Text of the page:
medical data

Researchers: Your ‘Anonymous Data’ May Not Be As Anonymous After All

Americans could be signing over the keys to their identity when filling out medical forms that promise to “anonymize” their information, according to a new algorithm developed by scientists.

When most Americans sign agreements allowing their medical records or personal information to be used for research, they are told that their data will be “anonymized” — in other words, it cannot be traced back to them. Residents who fill out Census Bureau forms, providing data that determines how government funds are distributed and may become public, are told the same thing.

But, according to research published in the journal Nature Tuesday, your data may not be as anonymous as you thought. Scientists at the Imperial College London and Université Catholique de Louvain in Belgium have come up with a computer algorithm that can identify 99.98 percent of Americans from “almost any available data set with as few as 15 attributes,” including gender, ZIP code or marital status, The New York Times reported.

In making the algorithm public, the researchers made a difficult choice in alerting the world to the massive amount of personal information already available via data sets that are bought and sold without regulation in many parts of the globe. Usually, the flaw is reported to a country or company, but the data privacy problem is so prevalent that the authors decided to publish it widely.

Read more: Healthcare Industry at Highest Risk of Cybersecurity Breaches, Study Finds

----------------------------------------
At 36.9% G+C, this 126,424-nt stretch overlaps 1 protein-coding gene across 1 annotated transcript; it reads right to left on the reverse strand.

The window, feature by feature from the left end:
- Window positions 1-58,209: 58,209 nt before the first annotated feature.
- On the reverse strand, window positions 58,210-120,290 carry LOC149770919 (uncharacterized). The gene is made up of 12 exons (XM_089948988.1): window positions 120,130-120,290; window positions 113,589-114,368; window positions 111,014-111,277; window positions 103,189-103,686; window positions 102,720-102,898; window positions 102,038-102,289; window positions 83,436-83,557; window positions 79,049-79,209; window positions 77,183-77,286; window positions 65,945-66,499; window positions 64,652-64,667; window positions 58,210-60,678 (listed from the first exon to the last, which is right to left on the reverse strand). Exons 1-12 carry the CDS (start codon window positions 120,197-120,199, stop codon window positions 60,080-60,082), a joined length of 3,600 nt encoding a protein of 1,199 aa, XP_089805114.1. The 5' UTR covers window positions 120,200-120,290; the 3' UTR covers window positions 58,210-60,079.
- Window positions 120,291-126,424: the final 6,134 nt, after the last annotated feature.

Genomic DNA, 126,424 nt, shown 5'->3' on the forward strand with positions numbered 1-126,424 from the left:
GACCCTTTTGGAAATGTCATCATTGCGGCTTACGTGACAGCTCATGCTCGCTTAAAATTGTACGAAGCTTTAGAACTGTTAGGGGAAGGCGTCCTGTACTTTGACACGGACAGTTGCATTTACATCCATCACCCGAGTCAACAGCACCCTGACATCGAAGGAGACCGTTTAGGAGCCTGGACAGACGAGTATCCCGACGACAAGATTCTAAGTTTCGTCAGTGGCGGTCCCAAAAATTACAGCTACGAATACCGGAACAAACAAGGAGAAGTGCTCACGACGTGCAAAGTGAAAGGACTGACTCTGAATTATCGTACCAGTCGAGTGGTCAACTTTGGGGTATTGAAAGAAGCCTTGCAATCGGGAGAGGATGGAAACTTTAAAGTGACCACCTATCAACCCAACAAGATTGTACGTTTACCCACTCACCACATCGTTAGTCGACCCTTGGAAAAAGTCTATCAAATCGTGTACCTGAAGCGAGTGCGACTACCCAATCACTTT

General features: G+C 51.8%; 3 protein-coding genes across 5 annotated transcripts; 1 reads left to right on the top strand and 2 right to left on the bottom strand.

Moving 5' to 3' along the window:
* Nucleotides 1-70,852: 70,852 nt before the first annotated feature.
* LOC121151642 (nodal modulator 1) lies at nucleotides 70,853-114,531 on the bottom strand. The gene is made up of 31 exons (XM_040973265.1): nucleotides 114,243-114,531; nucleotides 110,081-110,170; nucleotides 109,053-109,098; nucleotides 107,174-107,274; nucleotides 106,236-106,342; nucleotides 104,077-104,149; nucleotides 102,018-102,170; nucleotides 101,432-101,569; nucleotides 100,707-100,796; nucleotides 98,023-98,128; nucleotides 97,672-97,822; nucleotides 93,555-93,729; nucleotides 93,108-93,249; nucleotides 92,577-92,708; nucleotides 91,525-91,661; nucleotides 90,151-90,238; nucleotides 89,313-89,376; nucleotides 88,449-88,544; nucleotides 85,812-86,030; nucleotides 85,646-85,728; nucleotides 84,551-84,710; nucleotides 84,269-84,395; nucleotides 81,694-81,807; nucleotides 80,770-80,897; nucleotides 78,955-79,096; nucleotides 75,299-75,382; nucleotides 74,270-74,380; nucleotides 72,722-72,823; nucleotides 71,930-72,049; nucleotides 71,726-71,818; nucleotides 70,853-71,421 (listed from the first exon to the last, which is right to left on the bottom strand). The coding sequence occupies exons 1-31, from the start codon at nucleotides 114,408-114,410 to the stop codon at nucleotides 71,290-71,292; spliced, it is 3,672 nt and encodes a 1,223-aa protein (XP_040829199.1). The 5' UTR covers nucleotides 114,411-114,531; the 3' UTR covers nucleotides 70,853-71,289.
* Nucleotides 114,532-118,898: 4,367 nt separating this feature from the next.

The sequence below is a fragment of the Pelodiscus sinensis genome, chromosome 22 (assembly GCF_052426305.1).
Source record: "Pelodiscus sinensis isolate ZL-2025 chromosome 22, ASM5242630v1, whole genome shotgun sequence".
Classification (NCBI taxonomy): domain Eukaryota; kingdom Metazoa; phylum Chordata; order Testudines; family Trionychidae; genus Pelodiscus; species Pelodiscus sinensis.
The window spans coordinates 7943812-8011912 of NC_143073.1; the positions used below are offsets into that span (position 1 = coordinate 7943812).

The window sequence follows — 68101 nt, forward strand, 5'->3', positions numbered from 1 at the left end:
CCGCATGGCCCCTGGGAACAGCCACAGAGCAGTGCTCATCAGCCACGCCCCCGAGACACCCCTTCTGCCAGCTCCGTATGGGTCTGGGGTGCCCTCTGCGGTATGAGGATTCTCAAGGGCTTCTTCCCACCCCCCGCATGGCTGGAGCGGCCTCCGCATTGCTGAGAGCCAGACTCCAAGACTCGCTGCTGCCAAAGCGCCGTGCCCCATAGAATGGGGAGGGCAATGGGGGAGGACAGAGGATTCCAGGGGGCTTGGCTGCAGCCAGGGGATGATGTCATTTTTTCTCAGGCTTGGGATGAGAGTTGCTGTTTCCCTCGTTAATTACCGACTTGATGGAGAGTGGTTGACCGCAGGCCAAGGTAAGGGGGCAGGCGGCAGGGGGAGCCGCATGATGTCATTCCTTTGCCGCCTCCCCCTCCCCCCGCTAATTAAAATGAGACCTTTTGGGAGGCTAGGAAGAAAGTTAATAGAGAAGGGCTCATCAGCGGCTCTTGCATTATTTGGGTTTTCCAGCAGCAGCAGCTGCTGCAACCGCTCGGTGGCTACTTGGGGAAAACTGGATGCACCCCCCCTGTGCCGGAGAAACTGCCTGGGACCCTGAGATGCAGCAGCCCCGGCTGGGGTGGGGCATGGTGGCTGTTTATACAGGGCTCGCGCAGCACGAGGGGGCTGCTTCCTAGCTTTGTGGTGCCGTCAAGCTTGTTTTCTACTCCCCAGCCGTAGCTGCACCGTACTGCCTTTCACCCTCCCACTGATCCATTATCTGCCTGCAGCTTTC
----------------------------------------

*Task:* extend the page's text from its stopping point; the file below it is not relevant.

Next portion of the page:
“It’s always a dilemma,” Yaniv Erlich, chief scientific officer at MyHeritage, a consumer genealogy service, told the Times. “Should we publish or not? The consensus so far is to disclose. That is how you advance the field: Publish the code, publish the finding.”

The finding poses a major issue for security experts tasked with protecting consumer data, particularly when it comes to medical and health data sets. Usually, researchers “de-identify” individuals by removing attributes, substituting fake values or by releasing only parts of anonymized data.

But this isn’t enough to protect people from being identified, either as individuals or part of a household data set, according to the study’s authors.

“We need to move beyond de-identification,” Alexandre de Montjoye, a computer and lead author of the paper, told the Times. “Anonymity is not a property of a data set, but is a property of how you use it.”

The balance between encouraging scientific research and potentially exposing the personal information of hundreds of millions of people to cybercriminals is extremely tricky, and the data gathered about individuals is never completely private, according to the researchers.

“You cannot reduce risk to zero,” Erlich said.

de Montjoye told the Times that medical professionals are now asking patients to sign forms letting them know that their medical data could be shared with other hospitals and a system that might give his information to universities, government agencies and private companies. One form he saw as a patient even said that he could be identified through the data he signed over.

“We are at a point where we know a risk exists and count on people saying they don’t care about privacy,” he said. “It’s insane.”

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